We live in a world of sin and sorrow, infected by a fraudulent democracy, Facebook, and a corrupt money system.
Wheezing, weak, and weary from the exertion of trying to appear ‘normal,’ the US economy staggers on.
Last week, we gained some insight into the ailment. Something in the diagnosis has puzzled us for years: how is it possible for the most advanced economy in the history of the world to make such a mess of its most basic bodily functions — getting and spending?
By our calculations — backed by studies, hunches, and deep research — the typical American man (it is less true for women) earns less in real, disposable income per hour today than he did 30 years ago.
He goes to buy a car or a house, and he finds he must work longer to pay the bill than he would have in the last years of the Reagan administration.
How is that possible? What kind of economic quackery do you need to stop capitalism from increasing the value of workers’ time?
What kind of policies and circumstances are required to stiffen its joints…clog up its innards…and rot its brain?
Globalisation? Financialisation? Bad trade deals? Too much red tape? Too many cronies? Too many zombies?
All of those things played a role. But our answer is simpler: poison money.
The bigger the dose…the sicker it got.
When you say you ‘have some money,’ you usually believe that there is — somewhere — an electronic database in which it is recorded that you are the owner of some amount of currency.
You have $100,000 in your account, right?
Does it mean that there is a little cubbyhole somewhere, with your name on it, in which you will find a stack of 1,000 Ben Franklins?
Nope. Not even close.
No cubbyhole. No stack of money. No nothing.
Does it mean the bank is carefully guarding some 1s and 0s, digital information proving that it at least ‘stores’ your money in its database?
What it means is that there is a financial institution of uncertain integrity…with a complex electronic balance sheet of uncertain accuracy…listing alleged financial claims and contracts of uncertain quality…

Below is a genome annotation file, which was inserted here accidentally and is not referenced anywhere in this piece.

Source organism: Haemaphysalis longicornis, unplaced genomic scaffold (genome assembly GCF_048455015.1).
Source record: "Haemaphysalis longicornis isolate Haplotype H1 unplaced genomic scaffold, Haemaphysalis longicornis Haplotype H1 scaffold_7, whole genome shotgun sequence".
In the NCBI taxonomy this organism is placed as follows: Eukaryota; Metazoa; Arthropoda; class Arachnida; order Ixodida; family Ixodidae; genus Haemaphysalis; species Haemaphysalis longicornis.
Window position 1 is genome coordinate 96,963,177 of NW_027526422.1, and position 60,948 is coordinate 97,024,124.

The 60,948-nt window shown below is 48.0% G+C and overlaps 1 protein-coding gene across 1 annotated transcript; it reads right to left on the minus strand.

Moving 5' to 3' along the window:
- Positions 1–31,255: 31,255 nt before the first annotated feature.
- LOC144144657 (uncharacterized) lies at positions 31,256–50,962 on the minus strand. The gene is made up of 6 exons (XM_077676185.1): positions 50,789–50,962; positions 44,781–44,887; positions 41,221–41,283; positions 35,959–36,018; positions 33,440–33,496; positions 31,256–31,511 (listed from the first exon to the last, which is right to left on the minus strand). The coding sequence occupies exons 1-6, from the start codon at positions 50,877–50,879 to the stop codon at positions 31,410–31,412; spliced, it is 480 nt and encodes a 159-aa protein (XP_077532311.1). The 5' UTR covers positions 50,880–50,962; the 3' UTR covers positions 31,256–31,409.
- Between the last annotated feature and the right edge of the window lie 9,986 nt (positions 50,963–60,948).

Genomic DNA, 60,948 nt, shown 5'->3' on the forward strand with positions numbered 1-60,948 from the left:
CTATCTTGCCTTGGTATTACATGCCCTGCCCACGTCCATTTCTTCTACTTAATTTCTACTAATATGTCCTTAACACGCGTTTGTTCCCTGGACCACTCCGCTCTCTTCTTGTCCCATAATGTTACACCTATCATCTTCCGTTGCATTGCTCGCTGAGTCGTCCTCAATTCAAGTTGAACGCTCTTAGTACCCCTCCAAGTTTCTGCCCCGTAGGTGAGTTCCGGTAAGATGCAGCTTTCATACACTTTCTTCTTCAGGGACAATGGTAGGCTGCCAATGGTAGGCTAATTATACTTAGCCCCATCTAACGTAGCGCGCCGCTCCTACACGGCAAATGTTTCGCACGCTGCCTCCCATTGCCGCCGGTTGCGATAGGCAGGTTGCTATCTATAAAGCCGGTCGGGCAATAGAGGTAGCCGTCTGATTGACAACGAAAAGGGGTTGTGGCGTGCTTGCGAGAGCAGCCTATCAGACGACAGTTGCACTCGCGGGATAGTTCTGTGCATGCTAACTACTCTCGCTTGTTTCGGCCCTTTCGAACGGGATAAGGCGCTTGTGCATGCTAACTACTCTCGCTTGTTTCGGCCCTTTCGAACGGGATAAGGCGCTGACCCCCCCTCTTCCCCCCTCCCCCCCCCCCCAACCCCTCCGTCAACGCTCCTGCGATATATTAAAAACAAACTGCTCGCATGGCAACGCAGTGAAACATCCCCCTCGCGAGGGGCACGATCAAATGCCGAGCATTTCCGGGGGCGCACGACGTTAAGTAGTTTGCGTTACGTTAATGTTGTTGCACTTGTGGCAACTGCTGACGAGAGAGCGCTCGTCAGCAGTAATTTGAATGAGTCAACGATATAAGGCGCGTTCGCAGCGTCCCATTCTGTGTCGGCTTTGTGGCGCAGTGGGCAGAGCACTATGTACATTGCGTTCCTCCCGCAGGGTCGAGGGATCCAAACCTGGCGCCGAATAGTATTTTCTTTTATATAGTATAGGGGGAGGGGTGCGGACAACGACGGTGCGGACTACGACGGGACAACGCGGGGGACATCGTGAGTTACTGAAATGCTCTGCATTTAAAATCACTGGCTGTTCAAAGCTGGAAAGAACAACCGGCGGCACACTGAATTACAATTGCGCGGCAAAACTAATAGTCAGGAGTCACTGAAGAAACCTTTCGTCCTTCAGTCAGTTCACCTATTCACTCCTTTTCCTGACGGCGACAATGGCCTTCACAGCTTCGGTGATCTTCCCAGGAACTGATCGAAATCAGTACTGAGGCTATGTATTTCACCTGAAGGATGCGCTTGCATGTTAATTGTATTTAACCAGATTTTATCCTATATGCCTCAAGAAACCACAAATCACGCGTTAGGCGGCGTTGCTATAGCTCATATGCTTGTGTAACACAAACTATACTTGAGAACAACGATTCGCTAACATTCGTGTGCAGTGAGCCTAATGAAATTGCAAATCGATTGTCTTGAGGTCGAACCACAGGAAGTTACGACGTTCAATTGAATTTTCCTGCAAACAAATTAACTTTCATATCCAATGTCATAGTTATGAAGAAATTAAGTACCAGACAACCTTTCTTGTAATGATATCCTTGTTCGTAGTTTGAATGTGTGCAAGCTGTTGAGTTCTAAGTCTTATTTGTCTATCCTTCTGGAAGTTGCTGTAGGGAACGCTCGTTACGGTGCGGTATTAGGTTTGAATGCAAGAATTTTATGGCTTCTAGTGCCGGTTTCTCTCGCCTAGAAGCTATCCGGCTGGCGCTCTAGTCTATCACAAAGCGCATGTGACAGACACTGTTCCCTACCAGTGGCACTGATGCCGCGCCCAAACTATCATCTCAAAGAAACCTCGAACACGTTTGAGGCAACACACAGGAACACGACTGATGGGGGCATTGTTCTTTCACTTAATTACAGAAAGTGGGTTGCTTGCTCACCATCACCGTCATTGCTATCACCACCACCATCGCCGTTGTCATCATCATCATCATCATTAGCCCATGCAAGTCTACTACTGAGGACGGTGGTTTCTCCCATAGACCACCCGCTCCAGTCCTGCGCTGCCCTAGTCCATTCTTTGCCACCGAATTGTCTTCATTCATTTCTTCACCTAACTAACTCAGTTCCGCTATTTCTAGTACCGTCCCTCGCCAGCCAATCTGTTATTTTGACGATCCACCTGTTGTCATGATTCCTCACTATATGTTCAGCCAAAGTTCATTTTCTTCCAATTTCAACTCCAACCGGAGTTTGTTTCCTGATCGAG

…and that you are one of the many thousands of entries on the debit side…with a claim to a certain number of dollars…which the institution may or may not have, each of uncertain value.
Today, banks — and this could be said of the entire financial system — no longer have ‘money.’ They have credits and debits. Your deposit is your bank’s liability and your asset.
But look at the balance sheet. You don’t know how many of the claims shown on the left are right…or whether, when the other creditors get finished with it, any of the assets shown on the right are left.
All you know is that the system works. Until it doesn’t.
For many months, we have urged readers to prepare themselves for problems.
One day, the accumulation of contradictions, misinformation, and plain old ‘trash’ in the system will cause a seizure. You will go to the ATM, and it won’t work. That day, your life could take a big turn to the downside…depending on how widespread the problem is…the cause of it…and how you prepared for it.
Of course, we don’t know for sure that that day will ever come. We are always in doubt, especially about our own forecasts.
Still, the potential problem seems likely enough…and grave enough…to justify some minimal precautions. You might cross the street blindfolded without getting run down, but it is still a good idea to look both ways.
Usually, we look to the right…where we see the problems inherent in a credit-based money system.
The feds can create all the credit they want. But real people can’t pay an infinite amount of debt service. Like a junkyard dog reaching the limit of his chain, the credit cycle has a way of jerking people back to reality.
But there are other potential problems coming from the left…
An electronic, credit-based money system is fragile.
It can be hacked by thieves. It can be attacked by terrorists. It can be shut down by accident. Even a ‘bug’ could bring it to its knees.
And then what? How will you get money? How will you spend it? How will you buy gasoline or food?
Our advice: keep some cash on hand. Make sure you own some gold, too — real gold, coins that you can hold in your hand and you can flip to your grandchildren.
‘Hey kid,’ you say with a knowing and superior air, ‘take a look at this. This is real money. You don’t have to plug it in.’
By the way, gold just had its best quarter in 30 years.
Do buyers know something?
For Markets and Money, Australia